Apartment buyers would be told when "significant" design amendments are proposed for developments which they have bought into, under sweeping changes to how high-rise living is managed in Canberra
The ACT government's long-awaited strata reform package, to be unveiled on Monday, also proposes changes to allow owners corporations and developers to choose how levies and contributions are distributed among property owners.
The first tranche of the package, which has been almost three years in the making, will be introduced progressively into the ACT Legislative Assembly in the coming months.
It will include measures targeting buyers, developers, owners corporations, businesses, households and pets.
The reforms will refresh outdated laws governing apartment and mixed-used developments, which are springing up across Canberra at a record rate.
Under one proposed consumer rights measure, developers and real estate agents would be compelled to notify buyers when "significant" changes were made to proposed developments.
The change would go some way to rectifying what Greens crossbencher Caroline Le Couteur described at June's budget estimates hearings as a "flaw in the legislation".
Ms Le Couteur was concerned to learn the ACT government had no system to ensure buyers were made aware when developers sought to make changes to developments which had already been approved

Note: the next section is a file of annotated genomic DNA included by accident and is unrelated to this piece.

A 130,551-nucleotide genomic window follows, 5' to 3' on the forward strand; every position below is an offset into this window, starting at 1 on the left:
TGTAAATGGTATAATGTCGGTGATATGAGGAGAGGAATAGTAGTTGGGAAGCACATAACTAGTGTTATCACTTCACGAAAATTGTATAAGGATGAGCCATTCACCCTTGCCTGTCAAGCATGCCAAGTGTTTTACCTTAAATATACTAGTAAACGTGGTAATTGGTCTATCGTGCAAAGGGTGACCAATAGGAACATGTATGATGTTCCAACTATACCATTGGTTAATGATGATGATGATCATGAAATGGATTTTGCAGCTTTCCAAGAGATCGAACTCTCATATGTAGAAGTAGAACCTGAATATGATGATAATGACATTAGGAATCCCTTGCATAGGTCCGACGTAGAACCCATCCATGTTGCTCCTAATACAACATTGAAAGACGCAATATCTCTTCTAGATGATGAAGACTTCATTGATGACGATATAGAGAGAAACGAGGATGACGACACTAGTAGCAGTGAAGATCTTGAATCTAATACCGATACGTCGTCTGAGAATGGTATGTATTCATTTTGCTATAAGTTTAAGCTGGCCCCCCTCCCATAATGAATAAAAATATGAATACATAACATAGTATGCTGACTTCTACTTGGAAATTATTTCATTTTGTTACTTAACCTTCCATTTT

She claimed developers used amendments as a vessel to reintroduce aspects of projects which had been objected to, and removed, before approval was granted.
The proposed change would also give buyers "clearer rights" to cancel sale contracts if a project was changed significantly.
Buyers would also be given more information upfront about levies, maintenance schedules and other uses in their buildings - such as retail or commercial spaces - as part of reforms.
In another planned change, developers and owners corporations would be given freedom to determine how strata contributions and levies are divided up among owners.
At present, owners pays the same fees regardless of how often they use their building's utilities and facilities, such as water and lifts.
The government believes that more "accurately" splitting utilities costs between businesses and households in mixed-use development could result in lower bills for residents.
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The package, which the government has dubbed "Managing Buildings Better", also proposes measures to make it more difficult for developers and builders to vote at owners' meeting on matters relating to construction defects.
The Canberra Times has been told of situations in which developers, builders and sub-contractors, who own units in a complex, have joined forces to use their numbers to block the owners corporations from taking action to have defects rectified.
Developers would also be required to prepare plans that outline running costs and maintenance requirements, as part of the proposed reforms.
The process for owners to obtain approval to have a pet in their apartment would be made "clearer and easier", under another change.
The government said it had consulted with industry and community stakeholders to prioritise the reforms that would have the most "direct and immediate impact".
Senior ACT government ministers Gordon Ramsay and Mick Gentleman are scheduled to launch the reform package on Monday morning.
"As Canberra grows, we are seeing more and more people choosing to live in mixed-use developments in our town centres," Mr Ramsay said.
"The current legislation needs to be updated to keep pace with our growing city and the proposed changes will support great outcomes for people and businesses."